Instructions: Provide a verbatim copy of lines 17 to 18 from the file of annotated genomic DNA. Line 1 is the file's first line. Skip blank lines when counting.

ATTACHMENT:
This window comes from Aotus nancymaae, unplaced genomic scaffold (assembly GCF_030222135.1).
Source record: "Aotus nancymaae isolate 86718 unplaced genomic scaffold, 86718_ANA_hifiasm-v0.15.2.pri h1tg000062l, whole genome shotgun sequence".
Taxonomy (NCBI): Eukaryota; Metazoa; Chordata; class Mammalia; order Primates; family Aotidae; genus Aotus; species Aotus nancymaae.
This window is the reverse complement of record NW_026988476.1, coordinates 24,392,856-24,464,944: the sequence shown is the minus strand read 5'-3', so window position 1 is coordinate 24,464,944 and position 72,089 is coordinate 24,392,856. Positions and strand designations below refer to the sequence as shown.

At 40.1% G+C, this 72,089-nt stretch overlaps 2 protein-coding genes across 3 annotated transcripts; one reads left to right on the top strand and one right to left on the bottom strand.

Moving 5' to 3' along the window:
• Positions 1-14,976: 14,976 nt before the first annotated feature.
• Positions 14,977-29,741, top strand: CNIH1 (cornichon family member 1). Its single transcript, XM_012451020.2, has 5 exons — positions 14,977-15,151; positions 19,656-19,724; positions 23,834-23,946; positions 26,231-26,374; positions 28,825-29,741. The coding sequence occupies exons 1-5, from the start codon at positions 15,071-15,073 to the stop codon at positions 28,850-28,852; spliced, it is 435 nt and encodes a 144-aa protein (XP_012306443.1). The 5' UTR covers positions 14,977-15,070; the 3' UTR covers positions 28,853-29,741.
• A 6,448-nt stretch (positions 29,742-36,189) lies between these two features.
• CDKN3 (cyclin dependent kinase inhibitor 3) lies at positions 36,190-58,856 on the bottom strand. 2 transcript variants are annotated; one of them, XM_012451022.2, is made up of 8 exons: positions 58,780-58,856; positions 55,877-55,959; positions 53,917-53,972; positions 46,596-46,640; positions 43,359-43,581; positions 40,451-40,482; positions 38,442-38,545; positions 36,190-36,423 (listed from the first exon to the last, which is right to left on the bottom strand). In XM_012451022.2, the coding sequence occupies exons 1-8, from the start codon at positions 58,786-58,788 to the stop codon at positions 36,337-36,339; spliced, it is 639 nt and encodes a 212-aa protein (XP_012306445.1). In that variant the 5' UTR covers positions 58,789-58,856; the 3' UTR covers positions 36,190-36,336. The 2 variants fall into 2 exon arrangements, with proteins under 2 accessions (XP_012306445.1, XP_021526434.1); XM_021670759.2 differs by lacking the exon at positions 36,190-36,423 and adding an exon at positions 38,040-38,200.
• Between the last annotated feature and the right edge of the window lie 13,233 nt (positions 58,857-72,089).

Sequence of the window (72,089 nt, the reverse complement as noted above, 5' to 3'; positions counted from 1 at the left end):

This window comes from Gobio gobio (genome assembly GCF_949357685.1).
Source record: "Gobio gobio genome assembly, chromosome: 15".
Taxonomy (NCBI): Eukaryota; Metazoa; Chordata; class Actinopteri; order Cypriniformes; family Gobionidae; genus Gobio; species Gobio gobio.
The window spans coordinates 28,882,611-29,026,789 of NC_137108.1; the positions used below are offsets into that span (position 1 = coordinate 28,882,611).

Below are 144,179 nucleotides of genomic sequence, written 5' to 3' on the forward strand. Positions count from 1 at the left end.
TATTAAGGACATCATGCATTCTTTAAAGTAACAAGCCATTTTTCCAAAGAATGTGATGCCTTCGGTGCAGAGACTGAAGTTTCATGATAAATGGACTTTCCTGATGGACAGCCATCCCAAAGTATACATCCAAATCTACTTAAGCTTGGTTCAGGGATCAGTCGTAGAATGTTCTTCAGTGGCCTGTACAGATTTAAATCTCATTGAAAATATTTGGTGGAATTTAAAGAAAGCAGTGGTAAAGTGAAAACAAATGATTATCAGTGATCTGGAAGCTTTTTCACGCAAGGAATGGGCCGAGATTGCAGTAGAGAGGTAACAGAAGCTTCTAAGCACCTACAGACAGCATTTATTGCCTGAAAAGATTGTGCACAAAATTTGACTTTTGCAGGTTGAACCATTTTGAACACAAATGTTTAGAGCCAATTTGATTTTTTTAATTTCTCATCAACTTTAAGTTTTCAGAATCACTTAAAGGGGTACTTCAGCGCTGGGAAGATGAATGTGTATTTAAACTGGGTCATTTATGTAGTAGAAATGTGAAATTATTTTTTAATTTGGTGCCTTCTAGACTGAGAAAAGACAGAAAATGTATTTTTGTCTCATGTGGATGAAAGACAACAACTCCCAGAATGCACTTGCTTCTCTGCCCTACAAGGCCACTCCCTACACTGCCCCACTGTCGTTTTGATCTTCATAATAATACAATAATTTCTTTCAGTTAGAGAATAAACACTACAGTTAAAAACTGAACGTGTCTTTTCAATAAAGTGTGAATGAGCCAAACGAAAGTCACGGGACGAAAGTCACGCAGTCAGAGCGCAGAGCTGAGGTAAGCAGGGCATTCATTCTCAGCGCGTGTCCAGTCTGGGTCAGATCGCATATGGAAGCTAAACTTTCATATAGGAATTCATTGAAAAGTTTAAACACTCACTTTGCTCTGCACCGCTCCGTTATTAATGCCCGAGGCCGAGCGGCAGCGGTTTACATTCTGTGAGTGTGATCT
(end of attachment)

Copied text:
Below are 144,179 nucleotides of genomic sequence, written 5' to 3' on the forward strand. Positions count from 1 at the left end.
TATTAAGGACATCATGCATTCTTTAAAGTAACAAGCCATTTTTCCAAAGAATGTGATGCCTTCGGTGCAGAGACTGAAGTTTCATGATAAATGGACTTTCCTGATGGACAGCCATCCCAAAGTATACATCCAAATCTACTTAAGCTTGGTTCAGGGATCAGTCGTAGAATGTTCTTCAGTGGCCTGTACAGATTTAAATCTCATTGAAAATATTTGGTGGAATTTAAAGAAAGCAGTGGTAAAGTGAAAACAAATGATTATCAGTGATCTGGAAGCTTTTTCACGCAAGGAATGGGCCGAGATTGCAGTAGAGAGGTAACAGAAGCTTCTAAGCACCTACAGACAGCATTTATTGCCTGAAAAGATTGTGCACAAAATTTGACTTTTGCAGGTTGAACCATTTTGAACACAAATGTTTAGAGCCAATTTGATTTTTTTAATTTCTCATCAACTTTAAGTTTTCAGAATCACTTAAAGGGGTACTTCAGCGCTGGGAAGATGAATGTGTATTTAAACTGGGTCATTTATGTAGTAGAAATGTGAAATTATTTTTTAATTTGGTGCCTTCTAGACTGAGAAAAGACAGAAAATGTATTTTTGTCTCATGTGGATGAAAGACAACAACTCCCAGAATGCACTTGCTTCTCTGCCCTACAAGGCCACTCCCTACACTGCCCCACTGTCGTTTTGATCTTCATAATAATACAATAATTTCTTTCAGTTAGAGAATAAACACTACAGTTAAAAACTGAACGTGTCTTTTCAATAAAGTGTGAATGAGCCAAACGAAAGTCACGGGACGAAAGTCACGCAGTCAGAGCGCAGAGCTGAGGTAAGCAGGGCATTCATTCTCAGCGCGTGTCCAGTCTGGGTCAGATCGCATATGGAAGCTAAACTTTCATATAGGAATTCATTGAAAAGTTTAAACACTCACTTTGCTCTGCACCGCTCCGTTATTAATGCCCGAGGCCGAGCGGCAGCGGTTTACATTCTGTGAGTGTGATCT